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Hort in the Home Landscape

A blog devoted to sharing timely horticulture topics and answering the questions of gardeners and homeowners.
2015-06-06 18 47 43

Plant of the Week: Catalpa


While on a walk around my neighborhood this past week, I noticed some lovely large Catalpa trees in bloom. Likely the trees growing in my neighborhood were the Northern Catalpa (Catalpa speciosa), but the other Catalpa species in Illinois is the Southern Catalpa (Catalpa bignonioides). Northern is hardy to zones 4-8 and Southern is hardy to zones 5-8.

I still remember learning in my Woody Landscape Plants class that the easiest way to tell the difference is to open up the fruit and look at the seeds. Northern has many fringed hairs on the seeds and the tips are more blunt, while the hair on the seeds of Southern Catalpa is much less and has a more pointed tip to the seed. Not extreme differences, but some subtle difference that can help you identify which Catalpa you have.

NorthernSouthern

Photos by Gary Kling from the UI Plants Database

Illinois Wildflowers also lists these characteristics about the Northern Catalpa:

1) its crushed leaves do not have an unpleasant scent

2) its flowers are slightly larger in size with fewer purple spots

3) it tends to have fewer flowers per panicle

4) it has slightly longer and wider seed pod

5) for mature trees, its trunk bark is more furrowed

6) both tips of its seeds are blunt, rather than pointed on one side.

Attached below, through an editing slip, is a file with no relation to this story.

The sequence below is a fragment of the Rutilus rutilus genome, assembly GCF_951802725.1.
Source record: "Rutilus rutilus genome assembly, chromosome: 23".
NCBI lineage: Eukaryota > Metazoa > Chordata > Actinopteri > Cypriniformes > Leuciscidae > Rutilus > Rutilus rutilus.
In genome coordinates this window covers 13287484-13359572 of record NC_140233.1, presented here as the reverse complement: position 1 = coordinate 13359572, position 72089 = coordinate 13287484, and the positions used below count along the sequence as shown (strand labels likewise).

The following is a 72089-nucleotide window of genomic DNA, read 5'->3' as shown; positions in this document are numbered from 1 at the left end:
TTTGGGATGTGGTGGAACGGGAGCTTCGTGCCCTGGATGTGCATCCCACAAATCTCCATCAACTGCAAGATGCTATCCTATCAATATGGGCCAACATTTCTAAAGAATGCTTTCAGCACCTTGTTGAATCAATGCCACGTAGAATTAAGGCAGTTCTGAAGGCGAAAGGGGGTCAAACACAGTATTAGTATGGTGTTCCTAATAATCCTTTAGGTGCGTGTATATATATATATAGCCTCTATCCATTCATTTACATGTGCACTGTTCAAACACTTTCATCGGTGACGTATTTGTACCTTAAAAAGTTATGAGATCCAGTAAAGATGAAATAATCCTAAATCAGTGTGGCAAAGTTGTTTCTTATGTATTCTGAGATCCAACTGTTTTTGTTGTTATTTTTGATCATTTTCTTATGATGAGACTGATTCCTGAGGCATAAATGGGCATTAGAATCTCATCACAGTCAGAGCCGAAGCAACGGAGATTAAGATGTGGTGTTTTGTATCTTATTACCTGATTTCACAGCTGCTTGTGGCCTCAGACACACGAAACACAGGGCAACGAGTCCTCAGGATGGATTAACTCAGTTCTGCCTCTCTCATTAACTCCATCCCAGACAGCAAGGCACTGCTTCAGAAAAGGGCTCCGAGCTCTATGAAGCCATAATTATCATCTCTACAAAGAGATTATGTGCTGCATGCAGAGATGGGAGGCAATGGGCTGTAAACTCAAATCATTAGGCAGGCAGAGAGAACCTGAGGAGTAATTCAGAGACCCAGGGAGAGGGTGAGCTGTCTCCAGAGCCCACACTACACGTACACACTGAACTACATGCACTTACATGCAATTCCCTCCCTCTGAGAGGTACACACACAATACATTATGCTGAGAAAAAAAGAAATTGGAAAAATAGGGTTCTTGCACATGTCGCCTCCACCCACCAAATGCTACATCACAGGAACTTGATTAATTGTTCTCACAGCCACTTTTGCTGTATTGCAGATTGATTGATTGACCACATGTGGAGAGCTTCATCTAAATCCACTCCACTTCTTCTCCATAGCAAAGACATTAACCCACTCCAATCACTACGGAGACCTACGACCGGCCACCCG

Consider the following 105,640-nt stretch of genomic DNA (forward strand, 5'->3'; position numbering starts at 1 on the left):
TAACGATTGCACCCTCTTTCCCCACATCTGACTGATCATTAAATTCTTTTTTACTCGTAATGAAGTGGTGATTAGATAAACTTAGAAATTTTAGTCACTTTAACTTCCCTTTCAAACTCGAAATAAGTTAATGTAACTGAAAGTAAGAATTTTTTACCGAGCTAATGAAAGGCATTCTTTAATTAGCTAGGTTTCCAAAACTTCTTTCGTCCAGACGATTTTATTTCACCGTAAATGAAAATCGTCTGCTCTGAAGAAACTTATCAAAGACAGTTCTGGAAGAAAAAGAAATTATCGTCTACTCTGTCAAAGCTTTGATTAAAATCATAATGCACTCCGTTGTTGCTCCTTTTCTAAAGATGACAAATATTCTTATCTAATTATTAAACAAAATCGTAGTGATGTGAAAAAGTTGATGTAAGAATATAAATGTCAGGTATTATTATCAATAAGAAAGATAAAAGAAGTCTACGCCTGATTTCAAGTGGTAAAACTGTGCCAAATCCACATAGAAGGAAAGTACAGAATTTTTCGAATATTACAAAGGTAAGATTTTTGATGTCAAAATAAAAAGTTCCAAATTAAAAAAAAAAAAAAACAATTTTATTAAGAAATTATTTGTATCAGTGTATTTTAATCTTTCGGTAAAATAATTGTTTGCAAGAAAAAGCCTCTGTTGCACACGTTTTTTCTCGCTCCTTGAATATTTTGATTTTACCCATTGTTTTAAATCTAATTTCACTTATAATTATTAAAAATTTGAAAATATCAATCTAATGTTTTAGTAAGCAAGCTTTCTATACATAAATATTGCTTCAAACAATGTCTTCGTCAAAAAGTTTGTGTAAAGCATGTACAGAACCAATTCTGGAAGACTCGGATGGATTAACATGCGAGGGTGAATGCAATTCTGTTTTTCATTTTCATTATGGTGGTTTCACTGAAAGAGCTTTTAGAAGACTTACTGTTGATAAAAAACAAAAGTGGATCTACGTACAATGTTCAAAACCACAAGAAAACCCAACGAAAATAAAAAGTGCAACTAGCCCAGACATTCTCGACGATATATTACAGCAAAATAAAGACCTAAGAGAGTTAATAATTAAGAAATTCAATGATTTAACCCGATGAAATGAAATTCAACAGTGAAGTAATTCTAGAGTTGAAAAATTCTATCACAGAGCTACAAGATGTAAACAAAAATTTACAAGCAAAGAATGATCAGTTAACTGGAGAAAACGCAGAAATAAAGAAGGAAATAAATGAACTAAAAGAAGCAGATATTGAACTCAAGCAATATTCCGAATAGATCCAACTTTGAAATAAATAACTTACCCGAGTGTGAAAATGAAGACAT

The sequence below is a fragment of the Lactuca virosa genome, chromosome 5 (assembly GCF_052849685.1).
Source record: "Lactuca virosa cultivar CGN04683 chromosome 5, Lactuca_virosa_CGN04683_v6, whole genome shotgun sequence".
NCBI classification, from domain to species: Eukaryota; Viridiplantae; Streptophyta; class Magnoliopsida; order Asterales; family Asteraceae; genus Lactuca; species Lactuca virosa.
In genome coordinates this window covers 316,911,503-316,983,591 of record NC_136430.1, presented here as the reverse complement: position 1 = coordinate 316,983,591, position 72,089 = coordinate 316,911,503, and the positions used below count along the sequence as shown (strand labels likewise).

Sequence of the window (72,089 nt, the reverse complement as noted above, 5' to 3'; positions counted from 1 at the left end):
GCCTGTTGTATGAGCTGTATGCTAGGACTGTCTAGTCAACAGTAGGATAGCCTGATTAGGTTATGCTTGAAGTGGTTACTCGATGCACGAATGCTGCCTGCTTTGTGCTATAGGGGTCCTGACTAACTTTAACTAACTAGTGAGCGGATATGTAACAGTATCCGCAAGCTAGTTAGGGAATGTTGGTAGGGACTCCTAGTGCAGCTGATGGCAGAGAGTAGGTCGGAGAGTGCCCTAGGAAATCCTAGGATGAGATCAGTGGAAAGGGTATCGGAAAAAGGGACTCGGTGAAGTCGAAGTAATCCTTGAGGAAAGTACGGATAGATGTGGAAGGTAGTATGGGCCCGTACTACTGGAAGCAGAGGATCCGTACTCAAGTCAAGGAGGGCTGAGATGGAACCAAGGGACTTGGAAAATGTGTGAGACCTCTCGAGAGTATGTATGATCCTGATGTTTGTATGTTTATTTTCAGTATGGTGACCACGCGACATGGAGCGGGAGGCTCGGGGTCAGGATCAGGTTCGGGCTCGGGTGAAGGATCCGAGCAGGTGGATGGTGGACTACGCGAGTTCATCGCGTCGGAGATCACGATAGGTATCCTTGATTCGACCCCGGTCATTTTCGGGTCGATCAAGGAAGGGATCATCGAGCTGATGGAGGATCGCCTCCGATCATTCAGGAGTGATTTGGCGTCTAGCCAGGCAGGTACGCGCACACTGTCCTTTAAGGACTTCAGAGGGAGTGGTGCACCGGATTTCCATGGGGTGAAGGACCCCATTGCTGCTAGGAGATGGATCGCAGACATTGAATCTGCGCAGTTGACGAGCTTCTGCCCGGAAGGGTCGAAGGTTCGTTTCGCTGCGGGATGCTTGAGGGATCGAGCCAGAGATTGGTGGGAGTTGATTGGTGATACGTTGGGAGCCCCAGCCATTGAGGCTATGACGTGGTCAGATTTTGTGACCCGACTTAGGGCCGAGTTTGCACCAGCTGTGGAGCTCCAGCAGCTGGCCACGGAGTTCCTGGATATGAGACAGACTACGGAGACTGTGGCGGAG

I've always loved Catalpas for their large leaves and dramatic white flower display in the late spring, but I know of a few gardeners who are not as much of a fan as I. You see, catalpas can be a bit messy. The fruits of catalpas are a long capsule that is 10-24" long. They look like green pencils or cigars and turn brown, persisting through the winter. I remember my dad hating this tree in our yard because of the abundance of capsules that fell to the ground. That tree is now removed from our yard of course. Catalpas are also a large tree reaching 90' tall. Select a site that can afford this large of tree and select an area away from sidewalks or driveways.

Overall Catalpa is a pretty great tree. It's adaptable to many soil conditions, withstanding wet or dry soils and alkaline or acidic pH. It is a pretty tough plant that can be grown in either sun or part shade. Definitely worth considering if you have the space to compensate it's size and messy pods.

Learn more here and here.



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